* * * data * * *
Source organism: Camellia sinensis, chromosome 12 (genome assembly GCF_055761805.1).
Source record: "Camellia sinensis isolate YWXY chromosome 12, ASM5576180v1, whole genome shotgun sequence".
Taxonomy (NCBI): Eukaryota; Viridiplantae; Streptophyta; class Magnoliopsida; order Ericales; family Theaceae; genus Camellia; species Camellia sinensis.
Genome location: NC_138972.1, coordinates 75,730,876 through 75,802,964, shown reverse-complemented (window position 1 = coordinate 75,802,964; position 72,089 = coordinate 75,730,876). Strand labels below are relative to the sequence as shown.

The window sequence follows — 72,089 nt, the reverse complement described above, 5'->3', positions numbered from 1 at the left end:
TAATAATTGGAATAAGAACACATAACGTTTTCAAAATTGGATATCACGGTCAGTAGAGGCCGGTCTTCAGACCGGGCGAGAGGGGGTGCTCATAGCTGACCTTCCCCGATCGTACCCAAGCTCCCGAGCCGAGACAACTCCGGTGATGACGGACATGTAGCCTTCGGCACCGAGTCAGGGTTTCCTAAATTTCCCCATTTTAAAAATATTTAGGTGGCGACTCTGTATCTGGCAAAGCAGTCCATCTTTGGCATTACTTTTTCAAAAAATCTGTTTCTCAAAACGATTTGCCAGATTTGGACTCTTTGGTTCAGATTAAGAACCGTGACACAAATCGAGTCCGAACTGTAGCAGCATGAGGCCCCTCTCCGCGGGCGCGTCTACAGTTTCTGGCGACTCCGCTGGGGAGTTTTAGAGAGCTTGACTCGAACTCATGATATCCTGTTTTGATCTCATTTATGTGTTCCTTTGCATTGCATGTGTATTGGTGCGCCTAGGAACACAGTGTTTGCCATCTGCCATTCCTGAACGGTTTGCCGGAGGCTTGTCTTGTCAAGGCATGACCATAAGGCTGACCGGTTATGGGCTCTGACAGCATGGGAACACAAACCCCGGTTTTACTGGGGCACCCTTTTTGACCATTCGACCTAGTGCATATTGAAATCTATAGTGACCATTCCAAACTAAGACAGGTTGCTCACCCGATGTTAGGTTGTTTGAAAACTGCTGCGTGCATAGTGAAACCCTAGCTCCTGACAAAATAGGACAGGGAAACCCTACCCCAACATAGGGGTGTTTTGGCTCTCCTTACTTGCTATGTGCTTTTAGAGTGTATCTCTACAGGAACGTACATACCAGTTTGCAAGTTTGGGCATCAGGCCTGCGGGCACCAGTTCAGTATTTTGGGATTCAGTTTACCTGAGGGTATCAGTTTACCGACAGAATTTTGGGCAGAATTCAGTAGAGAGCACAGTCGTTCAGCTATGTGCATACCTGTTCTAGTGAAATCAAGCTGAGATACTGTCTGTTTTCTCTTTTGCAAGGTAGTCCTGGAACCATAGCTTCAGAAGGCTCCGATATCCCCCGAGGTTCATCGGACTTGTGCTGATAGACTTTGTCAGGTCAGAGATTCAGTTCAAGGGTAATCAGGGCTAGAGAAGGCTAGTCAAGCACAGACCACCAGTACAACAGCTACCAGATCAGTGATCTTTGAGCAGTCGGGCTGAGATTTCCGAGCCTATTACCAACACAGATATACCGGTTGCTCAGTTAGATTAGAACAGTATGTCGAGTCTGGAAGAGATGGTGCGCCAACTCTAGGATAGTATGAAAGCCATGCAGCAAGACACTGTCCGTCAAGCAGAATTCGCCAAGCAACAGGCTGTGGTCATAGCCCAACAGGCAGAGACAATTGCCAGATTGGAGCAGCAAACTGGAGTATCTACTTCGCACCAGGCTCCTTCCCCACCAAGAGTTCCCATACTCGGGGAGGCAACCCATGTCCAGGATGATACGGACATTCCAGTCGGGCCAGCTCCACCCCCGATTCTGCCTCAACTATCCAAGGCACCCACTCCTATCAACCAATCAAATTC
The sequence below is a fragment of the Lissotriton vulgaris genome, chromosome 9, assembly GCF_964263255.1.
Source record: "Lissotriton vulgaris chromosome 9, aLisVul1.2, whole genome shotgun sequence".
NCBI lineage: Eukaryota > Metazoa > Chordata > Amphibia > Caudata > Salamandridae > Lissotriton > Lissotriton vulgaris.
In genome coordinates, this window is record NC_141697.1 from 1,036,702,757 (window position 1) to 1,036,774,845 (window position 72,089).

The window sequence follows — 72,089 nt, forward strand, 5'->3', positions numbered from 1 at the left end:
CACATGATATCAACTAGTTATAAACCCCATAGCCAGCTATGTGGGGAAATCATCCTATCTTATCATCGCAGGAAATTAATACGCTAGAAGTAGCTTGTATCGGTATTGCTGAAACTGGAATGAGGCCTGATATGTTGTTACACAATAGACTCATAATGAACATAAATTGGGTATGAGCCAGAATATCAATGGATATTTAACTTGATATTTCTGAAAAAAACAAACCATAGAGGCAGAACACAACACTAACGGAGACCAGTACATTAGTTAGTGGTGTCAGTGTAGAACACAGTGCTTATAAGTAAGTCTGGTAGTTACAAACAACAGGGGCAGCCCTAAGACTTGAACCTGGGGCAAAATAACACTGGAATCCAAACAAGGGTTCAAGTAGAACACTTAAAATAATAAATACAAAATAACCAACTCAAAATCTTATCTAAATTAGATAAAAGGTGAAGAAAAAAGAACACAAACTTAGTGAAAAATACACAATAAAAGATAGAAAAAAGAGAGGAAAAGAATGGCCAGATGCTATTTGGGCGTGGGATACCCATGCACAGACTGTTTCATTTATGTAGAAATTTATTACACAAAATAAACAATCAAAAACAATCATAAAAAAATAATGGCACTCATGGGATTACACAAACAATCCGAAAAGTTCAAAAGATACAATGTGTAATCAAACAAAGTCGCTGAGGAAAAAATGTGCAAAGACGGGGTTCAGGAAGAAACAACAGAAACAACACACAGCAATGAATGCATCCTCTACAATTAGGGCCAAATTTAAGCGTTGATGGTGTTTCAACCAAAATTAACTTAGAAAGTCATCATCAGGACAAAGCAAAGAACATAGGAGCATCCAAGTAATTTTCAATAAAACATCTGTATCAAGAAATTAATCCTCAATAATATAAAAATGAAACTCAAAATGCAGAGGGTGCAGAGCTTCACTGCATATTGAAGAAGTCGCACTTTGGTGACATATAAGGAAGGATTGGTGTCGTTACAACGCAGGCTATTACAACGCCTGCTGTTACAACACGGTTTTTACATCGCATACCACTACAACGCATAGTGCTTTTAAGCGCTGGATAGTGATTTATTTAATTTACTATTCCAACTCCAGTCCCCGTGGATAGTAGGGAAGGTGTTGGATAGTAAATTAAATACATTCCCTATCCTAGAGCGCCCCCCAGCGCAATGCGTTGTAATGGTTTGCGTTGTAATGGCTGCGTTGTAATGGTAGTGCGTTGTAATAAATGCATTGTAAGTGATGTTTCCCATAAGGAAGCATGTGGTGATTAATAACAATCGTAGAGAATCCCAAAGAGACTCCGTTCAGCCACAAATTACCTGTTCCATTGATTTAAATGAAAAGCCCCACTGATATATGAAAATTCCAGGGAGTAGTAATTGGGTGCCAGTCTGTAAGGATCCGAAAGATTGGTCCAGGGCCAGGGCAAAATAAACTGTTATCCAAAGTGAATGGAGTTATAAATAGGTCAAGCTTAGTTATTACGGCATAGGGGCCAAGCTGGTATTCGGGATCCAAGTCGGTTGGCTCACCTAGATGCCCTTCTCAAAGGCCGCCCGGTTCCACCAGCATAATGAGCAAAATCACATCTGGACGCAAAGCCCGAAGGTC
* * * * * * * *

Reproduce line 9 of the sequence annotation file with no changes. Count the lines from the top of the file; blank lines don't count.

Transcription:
NCBI lineage: Eukaryota > Metazoa > Chordata > Amphibia > Caudata > Salamandridae > Lissotriton > Lissotriton vulgaris.